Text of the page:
NDepend: Graph

After viewing the dashboard, the next thing I took a look at is the Graph. This report gives an overview how the code is linked together. Either by projects or namespaces. In a smaller project, I immediately spotted something off. Let’s delve a little deeper.

Just a small disclaimer if you didn’t read the previous article: NDepend is sponsoring my blog with a one year subscription. My views are still my own, if I didn’t like their product, I wouldn’t be so positive about it.

Smaller projects are more easily analysed in this report. So I opened a smaller, non-trivial project to check out what I could learn. The first thing I noticed was that this screen can get pretty busy, pretty fast. Then again, displaying the relationships between projects is no easy task, NDepend displays this information as succinctly as possible. It’s also quite easy to filter out a lot of classes to investigate a certain area of the codebase.

After opening the project and just looking at the graph, the first thing that was immediately clear is that there are way too many arrows pointing to the DataAccess project. This indicates tight coupling and a lot of direct references. Upon further inspection, I discovered that the repository interfaces are located inside the DataAccess project. This means that there is no inversion of control.


Let’s imagine the perfect situation. There is a Business project that needs data, so it creates a repository interface that asks for certain data. The DataAccess project then implements that interface, fetches the data from SQL Server, Oracle database, Azure, CSV file, basically wherever it wants. When the Business needs different data or needs to pass different parameters, it can change the interface. So if the interface changes, the DataAccess would need to make the same changes. In this scenario, the Business project is in control of the repository interface.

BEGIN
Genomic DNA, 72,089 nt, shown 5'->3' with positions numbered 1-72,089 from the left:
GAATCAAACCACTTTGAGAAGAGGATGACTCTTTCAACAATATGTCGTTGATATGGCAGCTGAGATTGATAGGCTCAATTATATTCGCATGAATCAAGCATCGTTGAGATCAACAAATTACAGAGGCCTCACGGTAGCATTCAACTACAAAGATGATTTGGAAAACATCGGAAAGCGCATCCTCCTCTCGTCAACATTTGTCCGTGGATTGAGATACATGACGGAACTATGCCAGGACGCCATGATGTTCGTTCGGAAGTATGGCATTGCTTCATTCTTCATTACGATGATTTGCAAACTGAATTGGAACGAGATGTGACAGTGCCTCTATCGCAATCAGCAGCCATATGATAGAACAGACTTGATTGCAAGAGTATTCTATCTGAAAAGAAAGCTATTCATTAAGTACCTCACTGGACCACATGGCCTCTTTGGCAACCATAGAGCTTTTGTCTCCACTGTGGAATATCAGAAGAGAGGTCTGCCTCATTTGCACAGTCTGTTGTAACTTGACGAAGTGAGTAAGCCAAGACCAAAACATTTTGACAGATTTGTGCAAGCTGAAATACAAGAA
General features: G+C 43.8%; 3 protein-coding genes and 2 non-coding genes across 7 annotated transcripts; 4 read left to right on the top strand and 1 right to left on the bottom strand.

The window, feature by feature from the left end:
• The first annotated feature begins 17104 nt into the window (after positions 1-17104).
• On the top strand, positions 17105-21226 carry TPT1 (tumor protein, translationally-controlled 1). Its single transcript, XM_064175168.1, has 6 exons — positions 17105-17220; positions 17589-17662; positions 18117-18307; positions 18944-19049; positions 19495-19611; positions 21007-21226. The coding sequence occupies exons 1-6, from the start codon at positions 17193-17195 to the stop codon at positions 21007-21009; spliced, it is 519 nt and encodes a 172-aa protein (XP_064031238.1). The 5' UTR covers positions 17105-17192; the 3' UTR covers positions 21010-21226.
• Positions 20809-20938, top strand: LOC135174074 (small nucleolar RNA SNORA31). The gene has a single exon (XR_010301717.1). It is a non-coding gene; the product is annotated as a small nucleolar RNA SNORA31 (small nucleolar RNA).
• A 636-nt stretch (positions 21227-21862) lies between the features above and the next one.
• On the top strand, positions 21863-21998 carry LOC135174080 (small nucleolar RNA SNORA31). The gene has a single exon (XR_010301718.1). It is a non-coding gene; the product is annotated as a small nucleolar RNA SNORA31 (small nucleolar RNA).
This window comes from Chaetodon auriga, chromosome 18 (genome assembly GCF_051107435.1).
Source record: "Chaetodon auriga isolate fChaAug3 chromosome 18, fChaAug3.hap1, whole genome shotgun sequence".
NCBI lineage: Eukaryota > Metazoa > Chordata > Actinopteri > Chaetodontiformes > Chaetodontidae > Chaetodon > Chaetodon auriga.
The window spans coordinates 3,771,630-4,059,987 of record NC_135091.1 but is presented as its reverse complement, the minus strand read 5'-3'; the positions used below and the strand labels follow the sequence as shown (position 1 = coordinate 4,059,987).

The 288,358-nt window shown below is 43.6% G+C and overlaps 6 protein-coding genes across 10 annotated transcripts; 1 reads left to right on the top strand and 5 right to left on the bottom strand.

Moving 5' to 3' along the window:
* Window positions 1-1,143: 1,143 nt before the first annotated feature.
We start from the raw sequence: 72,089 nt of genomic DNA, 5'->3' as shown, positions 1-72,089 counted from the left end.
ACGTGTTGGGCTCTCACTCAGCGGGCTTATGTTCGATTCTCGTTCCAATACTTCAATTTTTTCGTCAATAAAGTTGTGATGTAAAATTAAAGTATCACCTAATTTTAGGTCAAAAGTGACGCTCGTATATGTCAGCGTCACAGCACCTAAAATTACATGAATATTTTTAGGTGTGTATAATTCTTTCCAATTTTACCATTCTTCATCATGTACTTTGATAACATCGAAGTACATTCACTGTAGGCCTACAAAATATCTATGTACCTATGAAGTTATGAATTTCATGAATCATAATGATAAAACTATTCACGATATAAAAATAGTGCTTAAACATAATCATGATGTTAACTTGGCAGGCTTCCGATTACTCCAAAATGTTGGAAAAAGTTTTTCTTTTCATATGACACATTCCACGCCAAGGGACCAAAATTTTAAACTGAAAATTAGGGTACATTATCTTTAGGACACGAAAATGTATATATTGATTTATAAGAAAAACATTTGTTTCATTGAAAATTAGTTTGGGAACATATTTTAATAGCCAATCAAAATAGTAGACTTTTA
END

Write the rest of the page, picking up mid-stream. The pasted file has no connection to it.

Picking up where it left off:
Unfortunately, the graph indicates that this is not the ideal situation. The repository interface is located inside the DataAccess project. So every change the Business needs, it has to nicely ask the DataAccess to implement. Here, the DataAccess is in control. This also means that the Business project has to have a dependency on the DataAccess project for the interface, but not the implementation. Which will be passed to it via injection.

The whole point of injection is that the Business project knows nothing of the DataAccess project. Because there is a dependency, the Business project indirectly takes a dependency on the underlying assemblies used by the DataAccess project. So it knows which data access solution is chosen (SQL, Azure, files). This is the scenario inversion of control is trying to solve.

If the perfect situation was achieved, only then the startup project would know everything. Say there is a web project that will run the whole application, then that will know to load the Business project and to pass the correct repository implementation to it’s classes. That implementation can come from the DataAccess project, but it could also come from an Experimental project if I want to try out a new data source.

Now that’s harder because the Experimental project would need to take a dependency on the DataAccess project for the interface and thus take dependencies on DataAccess data providers. Later, the StartUp project would pass the Experimental implementation to the Business project. This means that the Business project knows about the DataAccess project for no reason, besides an interface. This makes maintenance and changing the projects over time more difficult.

NDepend graphs made this very easy to spot in smaller projects. A lot of arrows point to the DataAccess class. Which means a lot of projects need to know about the data access. This automatically triggered warnings in my head that something was wrong.

Another nice overview the graph provides is namespace dependency overview. I opened GRAPH > View Application Assemblies Only and GRAPH > View Assembly Namespaces Only. This gives me a nice overview of all the namespaces in the project and this allowed me to spot the interface in the DataAccess.


In a larger project, such as the one that was featured heavily in the previous post about the dashboard, I found the View Assemblies and View Namespaces in the Graph menu a little too much information in graph form. It fills the screen with innumerable balloons. There is very little overview. This is convenient when I want to investigate a specific part of an application or when I already know where to start looking.

There is a nice feature to make this more easily consumable. When I right click on a node, I can choose to filter out all non used nodes. This makes the overview a lot more concise, but it sacrifices the overview of all items. Then again, in larger solutions, this makes the graph much more easy to navigate because it removes unnecessary clutter. It does require you to already know where to start looking. In the overview it was easy to spot that DataAccess was used incorrectly, now I’d have to start investigating the central assemblies myself.


Bonus points for NDepend, in the informational box that pops up, it indicates that large solutions are better investigated via the Dependency Matrix overview. I’ll take a look at that in the next blog post.